At only 23-years-old, Lavinya Stennett is the CEO of The Black Curriculum, a new initiative that’s fighting to improve teaching of Black British history and culture.
If you grew up in the UK like I did, then you might feel that your formal education on Black British history was somewhat lacking.
Aside from a surface level rendition of the slave trade’s abolition, very little in-depth discussion of Black rights or identity was discussed in my classes, leaving me embarrassingly ignorant as to Britain’s full cultural history. 23-year-old Lavinya Stennett set up The Black Curriculum in 2019 for this very reason, and is determined to bring young students a more rounded, thorough course on Black identity to help empower them in later life.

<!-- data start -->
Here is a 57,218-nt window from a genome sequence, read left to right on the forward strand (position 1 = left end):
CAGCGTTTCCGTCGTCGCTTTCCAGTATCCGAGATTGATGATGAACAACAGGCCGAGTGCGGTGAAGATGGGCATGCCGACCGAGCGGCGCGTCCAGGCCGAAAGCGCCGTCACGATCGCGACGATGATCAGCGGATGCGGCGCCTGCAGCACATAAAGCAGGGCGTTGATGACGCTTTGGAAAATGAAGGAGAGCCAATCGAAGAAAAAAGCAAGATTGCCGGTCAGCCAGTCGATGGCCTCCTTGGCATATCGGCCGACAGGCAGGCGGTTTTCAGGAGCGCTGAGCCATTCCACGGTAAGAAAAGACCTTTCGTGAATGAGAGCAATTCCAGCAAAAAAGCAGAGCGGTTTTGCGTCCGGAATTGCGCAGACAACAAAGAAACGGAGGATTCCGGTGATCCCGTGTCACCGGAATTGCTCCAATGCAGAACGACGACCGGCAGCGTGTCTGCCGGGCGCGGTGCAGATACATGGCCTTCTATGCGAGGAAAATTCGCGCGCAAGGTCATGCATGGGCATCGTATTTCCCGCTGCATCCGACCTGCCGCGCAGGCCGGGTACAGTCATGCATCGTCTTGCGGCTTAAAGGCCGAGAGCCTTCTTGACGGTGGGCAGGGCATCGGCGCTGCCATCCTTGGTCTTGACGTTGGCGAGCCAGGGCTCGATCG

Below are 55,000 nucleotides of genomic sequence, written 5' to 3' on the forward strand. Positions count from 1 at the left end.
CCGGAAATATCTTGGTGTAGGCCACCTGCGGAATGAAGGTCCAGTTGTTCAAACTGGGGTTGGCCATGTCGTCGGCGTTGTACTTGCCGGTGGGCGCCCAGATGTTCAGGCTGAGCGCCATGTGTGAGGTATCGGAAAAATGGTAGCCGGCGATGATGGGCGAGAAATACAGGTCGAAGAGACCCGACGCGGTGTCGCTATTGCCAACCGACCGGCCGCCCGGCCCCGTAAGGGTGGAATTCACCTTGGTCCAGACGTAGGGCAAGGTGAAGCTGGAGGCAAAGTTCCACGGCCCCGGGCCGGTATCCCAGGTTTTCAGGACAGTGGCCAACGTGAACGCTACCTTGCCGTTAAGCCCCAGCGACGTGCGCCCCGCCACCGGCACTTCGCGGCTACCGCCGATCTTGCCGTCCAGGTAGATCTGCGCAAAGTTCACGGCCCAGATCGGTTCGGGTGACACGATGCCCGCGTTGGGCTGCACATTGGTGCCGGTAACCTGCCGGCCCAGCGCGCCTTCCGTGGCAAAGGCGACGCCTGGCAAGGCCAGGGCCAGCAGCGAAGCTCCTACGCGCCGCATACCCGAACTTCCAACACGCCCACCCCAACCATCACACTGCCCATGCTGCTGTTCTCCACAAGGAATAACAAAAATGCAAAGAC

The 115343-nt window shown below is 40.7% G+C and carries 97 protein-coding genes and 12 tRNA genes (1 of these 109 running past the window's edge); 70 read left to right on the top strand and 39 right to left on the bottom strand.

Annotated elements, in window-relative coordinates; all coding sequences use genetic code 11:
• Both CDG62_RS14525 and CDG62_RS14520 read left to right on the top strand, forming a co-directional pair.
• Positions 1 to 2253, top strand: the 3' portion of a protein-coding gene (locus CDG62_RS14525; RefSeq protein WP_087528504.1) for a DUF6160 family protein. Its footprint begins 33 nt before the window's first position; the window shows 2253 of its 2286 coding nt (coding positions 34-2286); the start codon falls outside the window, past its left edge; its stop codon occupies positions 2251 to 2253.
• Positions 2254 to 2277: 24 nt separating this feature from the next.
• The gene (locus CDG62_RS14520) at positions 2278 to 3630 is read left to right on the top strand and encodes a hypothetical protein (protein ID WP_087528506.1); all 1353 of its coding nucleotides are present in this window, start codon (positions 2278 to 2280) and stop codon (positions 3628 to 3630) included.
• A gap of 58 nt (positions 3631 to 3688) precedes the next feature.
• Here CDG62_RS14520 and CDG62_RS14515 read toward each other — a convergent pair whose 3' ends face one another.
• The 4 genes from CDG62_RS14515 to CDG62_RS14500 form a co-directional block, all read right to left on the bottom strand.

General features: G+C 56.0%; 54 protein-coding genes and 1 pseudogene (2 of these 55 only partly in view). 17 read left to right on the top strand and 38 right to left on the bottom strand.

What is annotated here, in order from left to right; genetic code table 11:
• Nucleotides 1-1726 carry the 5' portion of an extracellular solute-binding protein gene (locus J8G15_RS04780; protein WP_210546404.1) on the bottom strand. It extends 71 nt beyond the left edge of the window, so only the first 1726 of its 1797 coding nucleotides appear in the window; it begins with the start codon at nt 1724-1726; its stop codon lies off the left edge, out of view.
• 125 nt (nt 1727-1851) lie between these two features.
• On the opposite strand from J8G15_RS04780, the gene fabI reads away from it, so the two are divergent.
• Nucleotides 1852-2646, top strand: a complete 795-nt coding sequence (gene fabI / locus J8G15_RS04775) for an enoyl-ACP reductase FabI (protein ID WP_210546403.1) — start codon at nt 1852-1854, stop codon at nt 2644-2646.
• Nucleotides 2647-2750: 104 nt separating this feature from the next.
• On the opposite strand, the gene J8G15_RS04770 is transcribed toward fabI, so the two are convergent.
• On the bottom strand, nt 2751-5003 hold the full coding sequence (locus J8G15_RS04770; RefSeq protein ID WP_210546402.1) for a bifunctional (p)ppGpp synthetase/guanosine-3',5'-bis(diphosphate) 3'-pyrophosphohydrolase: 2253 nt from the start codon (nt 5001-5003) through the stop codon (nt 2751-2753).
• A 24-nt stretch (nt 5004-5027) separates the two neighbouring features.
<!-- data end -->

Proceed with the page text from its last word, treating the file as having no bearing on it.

The Black Curriculum is a social enterprise dedicated to giving 8-16 year olds a new Black history programme that’s more accessible and comprehensive than traditional courses. The company is in its infancy, but over 1,000 students have already taken part in test workshops that look at Black arts in Britain and explore other cultures around the world, topics that are usually left out of the national syllabus.
Given this year’s Black Lives Matter protests that have pushed for reform and a re-evaluation of our racial biases, Lavinya’s company is a shining example of Gen Z taking initiative and creating the changes that are needed at a systematic level to radicalise how we understand identity and diversity.